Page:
Should Benteke and Sturridge Play Together?

A couple of tweets from fellow Liverpool stathead @natefc (Twitter, blog) caught my eye on Sunday as the Reds slumped to a 2-0 defeat at Newcastle:

Those stats don’t make good reading for Benteke’s match impact when starting (though with/without stats are never really down to just one player) or his partnership, if one pass in an hour can be called that, with Roberto Firmino.

I decided to find the pass, out of morbid curiousity as much as anything…

To be fair, Ibe had a shot at the end of this sequence, so it wasn’t the worst pass of the match by any means (which is easily done when Liverpool misplaced more passes than in any league match for the last five years), but clearly the Reds need more from their front two if they choose to play one. In fairness, Firmino and Benteke exchanged seven passes in the previous league match against Swansea, though none lead to either of them having a shot at goal.

So based on the above stats, should Benteke’s role be limited to that of an impact substitute, or should he perhaps be given a chance up top alongside Daniel Sturridge?

One of the things I monitor is how many minutes each Liverpool player plays, and whilst updating the spreadsheet after the Newcastle game it became clear how little Benteke and Sturridge have played together so far. The depth of colour relates to how long they featured for, and a grey box means they were an unused substitute.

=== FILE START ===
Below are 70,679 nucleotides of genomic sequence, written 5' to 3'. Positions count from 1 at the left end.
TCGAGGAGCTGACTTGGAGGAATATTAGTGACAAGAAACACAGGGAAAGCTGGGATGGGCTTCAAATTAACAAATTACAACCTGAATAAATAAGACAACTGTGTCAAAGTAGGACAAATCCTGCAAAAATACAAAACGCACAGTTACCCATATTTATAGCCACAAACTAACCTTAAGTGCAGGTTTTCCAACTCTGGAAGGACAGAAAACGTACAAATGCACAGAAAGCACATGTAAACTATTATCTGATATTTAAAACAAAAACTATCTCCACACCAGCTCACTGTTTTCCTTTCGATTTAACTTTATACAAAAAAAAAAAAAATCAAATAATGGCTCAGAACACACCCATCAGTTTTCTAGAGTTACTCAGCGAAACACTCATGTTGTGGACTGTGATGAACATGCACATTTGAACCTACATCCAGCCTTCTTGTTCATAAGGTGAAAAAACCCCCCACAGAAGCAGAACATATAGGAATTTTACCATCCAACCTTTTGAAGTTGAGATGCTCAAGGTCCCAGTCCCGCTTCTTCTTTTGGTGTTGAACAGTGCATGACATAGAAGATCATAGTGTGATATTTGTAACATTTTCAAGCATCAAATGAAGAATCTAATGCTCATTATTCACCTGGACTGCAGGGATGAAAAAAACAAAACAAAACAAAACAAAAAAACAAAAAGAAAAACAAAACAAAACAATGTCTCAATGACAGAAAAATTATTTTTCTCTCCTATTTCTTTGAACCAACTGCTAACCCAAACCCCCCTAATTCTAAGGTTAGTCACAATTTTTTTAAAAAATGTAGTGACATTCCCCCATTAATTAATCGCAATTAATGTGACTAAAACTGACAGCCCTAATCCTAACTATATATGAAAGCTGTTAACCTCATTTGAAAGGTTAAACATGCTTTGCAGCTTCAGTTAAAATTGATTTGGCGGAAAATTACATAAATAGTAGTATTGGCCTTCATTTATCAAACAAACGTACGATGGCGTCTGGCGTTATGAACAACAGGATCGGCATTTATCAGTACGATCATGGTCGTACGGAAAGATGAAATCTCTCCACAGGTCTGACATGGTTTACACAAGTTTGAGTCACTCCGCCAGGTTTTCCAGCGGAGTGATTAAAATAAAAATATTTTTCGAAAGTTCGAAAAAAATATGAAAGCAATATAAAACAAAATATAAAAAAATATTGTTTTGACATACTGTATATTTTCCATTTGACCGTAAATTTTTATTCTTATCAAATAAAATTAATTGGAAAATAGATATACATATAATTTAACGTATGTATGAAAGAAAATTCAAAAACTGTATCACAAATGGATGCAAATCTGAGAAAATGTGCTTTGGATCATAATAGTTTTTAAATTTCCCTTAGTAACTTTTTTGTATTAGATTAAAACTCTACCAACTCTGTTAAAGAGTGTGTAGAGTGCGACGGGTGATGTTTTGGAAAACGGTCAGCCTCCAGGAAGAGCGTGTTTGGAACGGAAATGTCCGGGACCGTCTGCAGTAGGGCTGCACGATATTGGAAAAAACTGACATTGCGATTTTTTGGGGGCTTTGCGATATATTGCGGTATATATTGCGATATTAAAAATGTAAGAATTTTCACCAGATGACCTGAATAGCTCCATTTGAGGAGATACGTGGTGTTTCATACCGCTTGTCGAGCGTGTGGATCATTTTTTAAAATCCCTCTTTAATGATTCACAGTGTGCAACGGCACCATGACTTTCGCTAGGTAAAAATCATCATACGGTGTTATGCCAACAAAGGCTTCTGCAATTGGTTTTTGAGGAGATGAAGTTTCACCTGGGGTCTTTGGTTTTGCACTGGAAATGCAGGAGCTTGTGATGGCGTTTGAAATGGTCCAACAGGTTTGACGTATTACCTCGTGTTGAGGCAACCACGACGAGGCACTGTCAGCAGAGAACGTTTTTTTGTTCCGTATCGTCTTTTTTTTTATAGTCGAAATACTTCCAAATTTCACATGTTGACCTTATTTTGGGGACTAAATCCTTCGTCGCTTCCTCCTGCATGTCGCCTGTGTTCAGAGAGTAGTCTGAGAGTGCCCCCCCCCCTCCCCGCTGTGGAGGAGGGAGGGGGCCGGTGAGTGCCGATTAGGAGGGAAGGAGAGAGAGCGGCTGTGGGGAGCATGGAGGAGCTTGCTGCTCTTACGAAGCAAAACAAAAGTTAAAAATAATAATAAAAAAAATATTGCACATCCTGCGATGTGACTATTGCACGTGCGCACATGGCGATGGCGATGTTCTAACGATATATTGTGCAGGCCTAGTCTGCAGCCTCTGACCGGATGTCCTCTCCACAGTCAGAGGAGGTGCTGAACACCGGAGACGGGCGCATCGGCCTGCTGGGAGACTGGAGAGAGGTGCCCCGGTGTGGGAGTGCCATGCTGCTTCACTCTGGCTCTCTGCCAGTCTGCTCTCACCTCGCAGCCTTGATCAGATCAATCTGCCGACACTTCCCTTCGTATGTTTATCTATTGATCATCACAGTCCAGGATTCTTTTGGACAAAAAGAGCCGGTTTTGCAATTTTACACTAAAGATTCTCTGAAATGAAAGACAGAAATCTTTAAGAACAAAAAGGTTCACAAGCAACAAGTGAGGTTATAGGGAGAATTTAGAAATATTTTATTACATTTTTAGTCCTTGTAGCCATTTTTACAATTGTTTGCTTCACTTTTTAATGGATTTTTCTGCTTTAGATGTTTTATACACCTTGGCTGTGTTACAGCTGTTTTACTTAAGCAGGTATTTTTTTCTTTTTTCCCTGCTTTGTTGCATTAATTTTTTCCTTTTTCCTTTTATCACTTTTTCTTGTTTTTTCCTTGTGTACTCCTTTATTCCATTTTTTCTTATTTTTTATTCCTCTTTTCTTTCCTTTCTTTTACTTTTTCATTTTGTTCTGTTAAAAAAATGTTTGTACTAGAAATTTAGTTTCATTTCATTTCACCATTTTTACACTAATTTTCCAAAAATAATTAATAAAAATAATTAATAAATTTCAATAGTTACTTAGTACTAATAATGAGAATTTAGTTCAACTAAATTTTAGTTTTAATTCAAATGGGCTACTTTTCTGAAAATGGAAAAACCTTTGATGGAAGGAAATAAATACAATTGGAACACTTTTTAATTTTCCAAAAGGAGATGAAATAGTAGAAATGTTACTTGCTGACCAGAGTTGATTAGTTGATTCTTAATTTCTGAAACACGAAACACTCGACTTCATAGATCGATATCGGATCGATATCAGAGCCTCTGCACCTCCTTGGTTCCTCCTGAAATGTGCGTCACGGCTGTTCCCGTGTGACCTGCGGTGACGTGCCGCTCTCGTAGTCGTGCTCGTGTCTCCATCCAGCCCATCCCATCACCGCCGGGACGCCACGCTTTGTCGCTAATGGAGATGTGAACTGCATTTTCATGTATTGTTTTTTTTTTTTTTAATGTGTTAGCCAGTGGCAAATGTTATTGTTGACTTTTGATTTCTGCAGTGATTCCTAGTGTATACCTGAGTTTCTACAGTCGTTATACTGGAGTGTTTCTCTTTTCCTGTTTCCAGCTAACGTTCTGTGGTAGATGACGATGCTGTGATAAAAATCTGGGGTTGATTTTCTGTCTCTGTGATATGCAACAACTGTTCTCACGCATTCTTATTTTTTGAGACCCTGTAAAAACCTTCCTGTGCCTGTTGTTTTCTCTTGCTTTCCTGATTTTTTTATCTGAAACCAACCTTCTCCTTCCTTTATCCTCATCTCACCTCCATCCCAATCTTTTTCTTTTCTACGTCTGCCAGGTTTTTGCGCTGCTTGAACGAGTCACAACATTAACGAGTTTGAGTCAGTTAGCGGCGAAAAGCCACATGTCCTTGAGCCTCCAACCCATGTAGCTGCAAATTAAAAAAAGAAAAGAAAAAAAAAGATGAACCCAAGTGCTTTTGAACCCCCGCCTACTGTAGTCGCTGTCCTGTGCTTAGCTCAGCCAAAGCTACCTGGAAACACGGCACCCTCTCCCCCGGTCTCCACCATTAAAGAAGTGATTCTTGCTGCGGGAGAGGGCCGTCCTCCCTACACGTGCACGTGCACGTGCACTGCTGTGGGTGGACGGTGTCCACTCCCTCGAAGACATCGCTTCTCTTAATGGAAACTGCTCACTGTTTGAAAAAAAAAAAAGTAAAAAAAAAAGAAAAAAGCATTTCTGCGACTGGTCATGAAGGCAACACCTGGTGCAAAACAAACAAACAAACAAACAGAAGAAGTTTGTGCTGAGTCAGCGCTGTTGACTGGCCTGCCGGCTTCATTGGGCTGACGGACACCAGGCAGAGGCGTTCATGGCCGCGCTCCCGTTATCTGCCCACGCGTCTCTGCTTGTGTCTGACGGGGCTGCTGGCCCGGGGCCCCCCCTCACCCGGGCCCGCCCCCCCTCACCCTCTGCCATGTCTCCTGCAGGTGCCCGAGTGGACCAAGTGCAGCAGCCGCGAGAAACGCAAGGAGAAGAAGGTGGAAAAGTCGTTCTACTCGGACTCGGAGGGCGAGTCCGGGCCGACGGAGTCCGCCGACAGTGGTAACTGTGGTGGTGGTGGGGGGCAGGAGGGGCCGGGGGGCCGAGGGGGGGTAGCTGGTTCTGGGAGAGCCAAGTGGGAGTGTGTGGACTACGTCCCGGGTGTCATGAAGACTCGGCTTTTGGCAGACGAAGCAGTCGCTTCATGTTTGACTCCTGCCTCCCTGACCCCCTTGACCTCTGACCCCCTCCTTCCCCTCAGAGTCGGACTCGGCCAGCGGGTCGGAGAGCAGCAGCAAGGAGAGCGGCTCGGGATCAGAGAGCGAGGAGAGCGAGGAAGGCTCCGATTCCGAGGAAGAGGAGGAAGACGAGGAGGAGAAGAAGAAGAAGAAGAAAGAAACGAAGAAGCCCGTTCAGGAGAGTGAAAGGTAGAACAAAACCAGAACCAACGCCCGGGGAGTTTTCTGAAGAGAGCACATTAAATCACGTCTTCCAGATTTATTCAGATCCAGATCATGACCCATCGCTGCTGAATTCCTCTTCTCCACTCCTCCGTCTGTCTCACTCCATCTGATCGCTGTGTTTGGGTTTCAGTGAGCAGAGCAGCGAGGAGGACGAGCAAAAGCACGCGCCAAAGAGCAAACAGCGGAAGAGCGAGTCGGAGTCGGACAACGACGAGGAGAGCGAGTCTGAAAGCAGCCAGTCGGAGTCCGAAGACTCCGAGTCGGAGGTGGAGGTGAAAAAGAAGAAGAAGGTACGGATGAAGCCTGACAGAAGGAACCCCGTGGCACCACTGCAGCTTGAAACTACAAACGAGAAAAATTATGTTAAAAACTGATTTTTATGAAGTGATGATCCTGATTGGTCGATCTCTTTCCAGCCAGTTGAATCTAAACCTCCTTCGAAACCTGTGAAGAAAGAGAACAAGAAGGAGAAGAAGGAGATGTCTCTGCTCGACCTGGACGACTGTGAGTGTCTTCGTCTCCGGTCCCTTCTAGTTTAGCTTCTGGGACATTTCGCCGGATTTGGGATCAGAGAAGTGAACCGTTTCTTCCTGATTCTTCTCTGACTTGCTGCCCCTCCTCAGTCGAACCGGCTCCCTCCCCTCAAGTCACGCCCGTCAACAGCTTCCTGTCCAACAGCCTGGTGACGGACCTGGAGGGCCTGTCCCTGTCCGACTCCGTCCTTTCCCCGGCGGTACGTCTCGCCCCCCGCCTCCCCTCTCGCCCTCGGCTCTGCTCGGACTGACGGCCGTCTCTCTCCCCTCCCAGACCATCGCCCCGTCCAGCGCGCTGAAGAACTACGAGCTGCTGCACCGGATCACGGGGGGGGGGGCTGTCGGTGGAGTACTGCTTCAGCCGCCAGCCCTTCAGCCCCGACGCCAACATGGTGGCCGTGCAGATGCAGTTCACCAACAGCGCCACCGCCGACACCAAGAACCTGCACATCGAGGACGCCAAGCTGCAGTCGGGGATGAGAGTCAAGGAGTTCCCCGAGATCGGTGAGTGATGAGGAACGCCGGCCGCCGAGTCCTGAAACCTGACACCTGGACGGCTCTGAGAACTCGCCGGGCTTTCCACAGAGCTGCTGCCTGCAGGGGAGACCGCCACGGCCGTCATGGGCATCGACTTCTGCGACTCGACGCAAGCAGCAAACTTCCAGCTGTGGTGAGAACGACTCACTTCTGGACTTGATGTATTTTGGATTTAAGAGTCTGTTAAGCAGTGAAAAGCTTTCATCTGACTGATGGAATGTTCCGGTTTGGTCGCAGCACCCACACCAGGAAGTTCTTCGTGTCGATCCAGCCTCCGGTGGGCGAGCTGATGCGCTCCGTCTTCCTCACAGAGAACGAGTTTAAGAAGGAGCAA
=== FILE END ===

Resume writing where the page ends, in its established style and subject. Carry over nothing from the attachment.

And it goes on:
DS and CB appsAs one came on for the other (or were subbed on/off at the same time) in the last two league matches, we can see that Benteke and Sturridge have only played together against Norwich City at Anfield (so at no point yet under Jürgen Klopp), and even then it was only for forty-five minutes as the Belgian went off injured at half time. So how did they link up as a pair?

We have to be careful as it was only one half of football, at home, and against a newly promoted side, but it appears they linked up well; five passes in total, and all in the final third. Suárez and Sturridge used to average around eight passes a game, which is not to say this partnership would be anywhere near as successful of course, but it’s a similar frequency of link up at least.

I think a more traditional front two partnership would benefit Daniel Sturridge as well as Benteke. In the league this season, Sturridge’s top combination for creating chances is with Danny Ings (with the former creating one and the latter two), and this is despite only playing 184 minutes together. In total, the two Daniels exchanged twelve passes, at a healthy rate of one every fifteen minutes.

Similar to the Benteke-Sturridge partnership, we must remember that half of this Sturridge-Ings time was at home to bottom club Aston Villa, but it’s another scrap of evidence that suggests two forwards may link well up front for Liverpool. There may yet be hope for Benteke when starting games, if he’s played along side a traditional striker.

Please follow me on Twitter or Facebook for blog updates. Scroll down to see the related posts for this article. Thanks.

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